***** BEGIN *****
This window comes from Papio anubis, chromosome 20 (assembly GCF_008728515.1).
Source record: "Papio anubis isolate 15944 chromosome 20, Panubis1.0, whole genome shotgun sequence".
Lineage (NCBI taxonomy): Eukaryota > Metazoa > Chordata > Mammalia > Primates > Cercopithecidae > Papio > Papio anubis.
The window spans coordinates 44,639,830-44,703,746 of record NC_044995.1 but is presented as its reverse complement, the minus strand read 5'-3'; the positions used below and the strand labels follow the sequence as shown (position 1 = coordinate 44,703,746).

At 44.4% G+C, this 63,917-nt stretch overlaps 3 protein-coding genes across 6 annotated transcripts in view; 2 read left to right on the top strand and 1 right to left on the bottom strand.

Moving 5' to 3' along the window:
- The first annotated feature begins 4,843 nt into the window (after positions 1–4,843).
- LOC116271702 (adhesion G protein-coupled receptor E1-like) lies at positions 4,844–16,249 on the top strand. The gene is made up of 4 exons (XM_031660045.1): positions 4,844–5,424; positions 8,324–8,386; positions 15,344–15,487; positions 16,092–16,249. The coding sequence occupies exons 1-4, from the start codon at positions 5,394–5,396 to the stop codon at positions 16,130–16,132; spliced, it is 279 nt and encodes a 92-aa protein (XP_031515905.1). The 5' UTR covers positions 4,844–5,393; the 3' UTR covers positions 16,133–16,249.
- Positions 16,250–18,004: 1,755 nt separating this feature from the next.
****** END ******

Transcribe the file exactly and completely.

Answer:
This window comes from Papio anubis, chromosome 20 (assembly GCF_008728515.1).
Source record: "Papio anubis isolate 15944 chromosome 20, Panubis1.0, whole genome shotgun sequence".
Lineage (NCBI taxonomy): Eukaryota > Metazoa > Chordata > Mammalia > Primates > Cercopithecidae > Papio > Papio anubis.
The window spans coordinates 44,639,830-44,703,746 of record NC_044995.1 but is presented as its reverse complement, the minus strand read 5'-3'; the positions used below and the strand labels follow the sequence as shown (position 1 = coordinate 44,703,746).

At 44.4% G+C, this 63,917-nt stretch overlaps 3 protein-coding genes across 6 annotated transcripts in view; 2 read left to right on the top strand and 1 right to left on the bottom strand.

Moving 5' to 3' along the window:
- The first annotated feature begins 4,843 nt into the window (after positions 1–4,843).
- LOC116271702 (adhesion G protein-coupled receptor E1-like) lies at positions 4,844–16,249 on the top strand. The gene is made up of 4 exons (XM_031660045.1): positions 4,844–5,424; positions 8,324–8,386; positions 15,344–15,487; positions 16,092–16,249. The coding sequence occupies exons 1-4, from the start codon at positions 5,394–5,396 to the stop codon at positions 16,130–16,132; spliced, it is 279 nt and encodes a 92-aa protein (XP_031515905.1). The 5' UTR covers positions 4,844–5,393; the 3' UTR covers positions 16,133–16,249.
- Positions 16,250–18,004: 1,755 nt separating this feature from the next.